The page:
The Los Angeles Dodgers Foundation (LADF) and the Science of Sport organization celebrated the first year of STEM education in the Inglewood Unified School District. A group of 500 3rdto 5thyear elementary students participated in interactive STEM experiments led by current and former Los Angeles Dodgers players.
It was certainly a commemorative day for students, teachers and players. After a year of implementing the Science of Baseball program, players and students were happy to work together solving scientific experiments relating to the analytics of baseball.
Implementing the Science of Baseball program during the school year altered the classroom’s curriculum at Bennet-Kew Elementary, Worthington Elementary, and Woodworth Elementary School of the Inglewood Unified School District.
By infusing science, technology, engineering and math (STEM) within the game of baseball, teachers have a new way to convey these subjects outside the classroom; thus, providing students with an all-inclusive approach to kinesthetic learning. Needless to say, some students may even develop a fondness for STEM when the guest instructors are professional athletes.
On Friday—May 31, students from the select schools gathered in excitement at Darby Field in Inglewood, as current and former L.A. Dodgers players (Chris Taylor, Matt Beaty, Will Smith, Billy Ashley, Dennis Powell, and Matt Luke) conduct on the field science experiments. Teaching young students about reaction time, ball trajectory, measuring the strike zone, pitching aero dynamics, and sequencing player’s statistics.
“The students are thrilled to be able to connect with former and current players,” said Nichol Whiteman, chief executive officer of the Los Angeles Dodgers Foundation. “We can’t continue to tell the students that there is so much STEM in baseball without bringing professional baseball players to [show] them. STEM education [inspires] our kids with options whether it’s the business of sports or [discovering] their college pathway.”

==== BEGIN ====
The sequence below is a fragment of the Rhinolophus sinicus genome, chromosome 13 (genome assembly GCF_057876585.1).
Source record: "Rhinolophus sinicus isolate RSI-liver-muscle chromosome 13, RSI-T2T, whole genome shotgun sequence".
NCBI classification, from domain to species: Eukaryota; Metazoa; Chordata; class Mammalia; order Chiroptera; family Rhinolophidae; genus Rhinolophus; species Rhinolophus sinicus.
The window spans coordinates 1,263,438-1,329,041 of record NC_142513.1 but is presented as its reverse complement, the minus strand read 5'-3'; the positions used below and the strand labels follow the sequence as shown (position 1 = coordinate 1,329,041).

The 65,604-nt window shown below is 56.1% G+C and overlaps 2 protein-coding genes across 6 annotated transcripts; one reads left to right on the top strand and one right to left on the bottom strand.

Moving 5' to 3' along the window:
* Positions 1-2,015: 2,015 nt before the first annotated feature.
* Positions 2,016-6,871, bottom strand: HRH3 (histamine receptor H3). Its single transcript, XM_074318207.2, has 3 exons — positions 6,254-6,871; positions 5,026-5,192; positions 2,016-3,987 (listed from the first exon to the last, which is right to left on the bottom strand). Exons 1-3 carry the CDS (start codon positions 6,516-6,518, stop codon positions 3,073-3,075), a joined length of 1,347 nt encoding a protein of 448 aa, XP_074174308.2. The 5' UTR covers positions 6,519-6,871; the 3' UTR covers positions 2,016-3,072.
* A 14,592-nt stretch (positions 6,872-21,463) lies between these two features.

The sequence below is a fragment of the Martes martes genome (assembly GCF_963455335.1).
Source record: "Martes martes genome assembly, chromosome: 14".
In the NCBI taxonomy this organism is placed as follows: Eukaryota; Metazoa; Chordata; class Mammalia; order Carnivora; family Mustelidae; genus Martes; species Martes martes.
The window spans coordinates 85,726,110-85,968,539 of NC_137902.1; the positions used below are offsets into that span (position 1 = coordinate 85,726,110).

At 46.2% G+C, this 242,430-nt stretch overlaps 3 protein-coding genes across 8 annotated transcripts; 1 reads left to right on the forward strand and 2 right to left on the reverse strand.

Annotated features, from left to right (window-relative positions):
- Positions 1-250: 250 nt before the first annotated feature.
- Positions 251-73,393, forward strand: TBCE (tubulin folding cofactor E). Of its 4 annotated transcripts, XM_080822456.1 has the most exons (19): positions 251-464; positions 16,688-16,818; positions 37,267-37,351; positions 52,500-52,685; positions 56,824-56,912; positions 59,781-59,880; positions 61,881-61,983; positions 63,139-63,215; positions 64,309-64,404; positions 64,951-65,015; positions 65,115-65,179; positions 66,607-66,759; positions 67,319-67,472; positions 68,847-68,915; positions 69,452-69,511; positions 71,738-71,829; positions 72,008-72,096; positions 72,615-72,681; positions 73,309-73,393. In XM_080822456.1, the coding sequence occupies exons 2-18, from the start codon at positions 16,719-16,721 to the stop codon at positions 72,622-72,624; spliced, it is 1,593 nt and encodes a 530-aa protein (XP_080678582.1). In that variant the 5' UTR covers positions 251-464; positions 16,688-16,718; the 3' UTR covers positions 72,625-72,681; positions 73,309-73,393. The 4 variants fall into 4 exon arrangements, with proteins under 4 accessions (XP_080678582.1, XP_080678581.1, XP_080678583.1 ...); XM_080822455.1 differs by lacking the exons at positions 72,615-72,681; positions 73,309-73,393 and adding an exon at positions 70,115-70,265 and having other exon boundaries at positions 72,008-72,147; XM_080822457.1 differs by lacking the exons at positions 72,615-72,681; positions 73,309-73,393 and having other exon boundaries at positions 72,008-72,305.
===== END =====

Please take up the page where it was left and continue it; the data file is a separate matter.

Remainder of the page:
The analytics of baseball is no longer just for nerds; it’s now apart school curriculum, in which will further the evolution of baseball. The use of analytical information is more prevalent then ever before. Former Dodger Billy Ashley stated, “Before analytics was used in a different way. It was used in scouting reports. Now it’s so prominent that games are decided through analytics. So whether you become a baseball player or front office executive, analytics has become apart of today’s game.”
Schools subjected to the program are ahead of the curve in regards to teaching the youth about the possible technological advancement of sciences and sports; therefore, teaching students essential skills for today’s workforce, and further developing the next generation of thinkers.
The STEM program promotes the study of math and science, and promotes its practice through the game of baseball and the L.A. Dodgers. Today, baseball is regarded as an analytical sport, which characteristics of the game present complex scientific equation. Such as, launch angle, ball trajectory or aerodynamics.
Players who are well educated in STEM are more likely to calculate critical in-game decisions. Dodgers rookie Will Smith stated, “Analytics play a huge role in everything we do; at the plate, we try to maximize an opportunity for a hit or behind the plate trying to get pitchers going and get guys out.”
Friday’s celebration demonstrates the Dodgers organization’s objective to glamorize math and science among students, creating a moment in their young lives that will validate ancillary reason to be educated in STEM. “It relays the message to [kids] that there are other ways to be involved in baseball,” said Dodgers shortstop Chris Taylor. “There are so many important people behind the scenes and who help us win ball games.”
The Dodgers ambitions have perpetually exceeded baseball, leading the NL West with a dominating .694 win percentage while the implementation STEM education in the Inglewood Unified School District. The Dodgers innovation continues to perform great work on and off the field.